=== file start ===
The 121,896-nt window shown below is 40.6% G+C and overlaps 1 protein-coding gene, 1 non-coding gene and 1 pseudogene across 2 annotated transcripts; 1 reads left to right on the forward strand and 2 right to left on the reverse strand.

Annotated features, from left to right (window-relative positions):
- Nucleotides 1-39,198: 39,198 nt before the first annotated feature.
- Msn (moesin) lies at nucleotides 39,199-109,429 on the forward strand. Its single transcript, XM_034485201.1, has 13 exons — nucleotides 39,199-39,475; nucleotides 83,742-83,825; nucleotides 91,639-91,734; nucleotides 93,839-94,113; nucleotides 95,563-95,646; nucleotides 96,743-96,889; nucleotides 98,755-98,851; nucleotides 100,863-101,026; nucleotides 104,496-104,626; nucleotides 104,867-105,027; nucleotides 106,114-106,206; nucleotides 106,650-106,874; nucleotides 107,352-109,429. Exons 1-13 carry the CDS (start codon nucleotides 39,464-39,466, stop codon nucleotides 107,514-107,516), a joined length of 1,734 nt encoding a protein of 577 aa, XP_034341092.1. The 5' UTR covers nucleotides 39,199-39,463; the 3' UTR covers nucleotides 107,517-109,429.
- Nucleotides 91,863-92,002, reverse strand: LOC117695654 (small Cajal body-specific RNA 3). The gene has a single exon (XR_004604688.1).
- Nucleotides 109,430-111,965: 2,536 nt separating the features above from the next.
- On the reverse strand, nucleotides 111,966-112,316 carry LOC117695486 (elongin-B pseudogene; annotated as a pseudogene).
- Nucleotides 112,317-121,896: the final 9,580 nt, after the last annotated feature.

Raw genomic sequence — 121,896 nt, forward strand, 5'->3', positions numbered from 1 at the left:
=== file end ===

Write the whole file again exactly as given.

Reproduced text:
The 121,896-nt window shown below is 40.6% G+C and overlaps 1 protein-coding gene, 1 non-coding gene and 1 pseudogene across 2 annotated transcripts; 1 reads left to right on the forward strand and 2 right to left on the reverse strand.

Annotated features, from left to right (window-relative positions):
- Nucleotides 1-39,198: 39,198 nt before the first annotated feature.
- Msn (moesin) lies at nucleotides 39,199-109,429 on the forward strand. Its single transcript, XM_034485201.1, has 13 exons — nucleotides 39,199-39,475; nucleotides 83,742-83,825; nucleotides 91,639-91,734; nucleotides 93,839-94,113; nucleotides 95,563-95,646; nucleotides 96,743-96,889; nucleotides 98,755-98,851; nucleotides 100,863-101,026; nucleotides 104,496-104,626; nucleotides 104,867-105,027; nucleotides 106,114-106,206; nucleotides 106,650-106,874; nucleotides 107,352-109,429. Exons 1-13 carry the CDS (start codon nucleotides 39,464-39,466, stop codon nucleotides 107,514-107,516), a joined length of 1,734 nt encoding a protein of 577 aa, XP_034341092.1. The 5' UTR covers nucleotides 39,199-39,463; the 3' UTR covers nucleotides 107,517-109,429.
- Nucleotides 91,863-92,002, reverse strand: LOC117695654 (small Cajal body-specific RNA 3). The gene has a single exon (XR_004604688.1).
- Nucleotides 109,430-111,965: 2,536 nt separating the features above from the next.
- On the reverse strand, nucleotides 111,966-112,316 carry LOC117695486 (elongin-B pseudogene; annotated as a pseudogene).
- Nucleotides 112,317-121,896: the final 9,580 nt, after the last annotated feature.

Raw genomic sequence — 121,896 nt, forward strand, 5'->3', positions numbered from 1 at the left: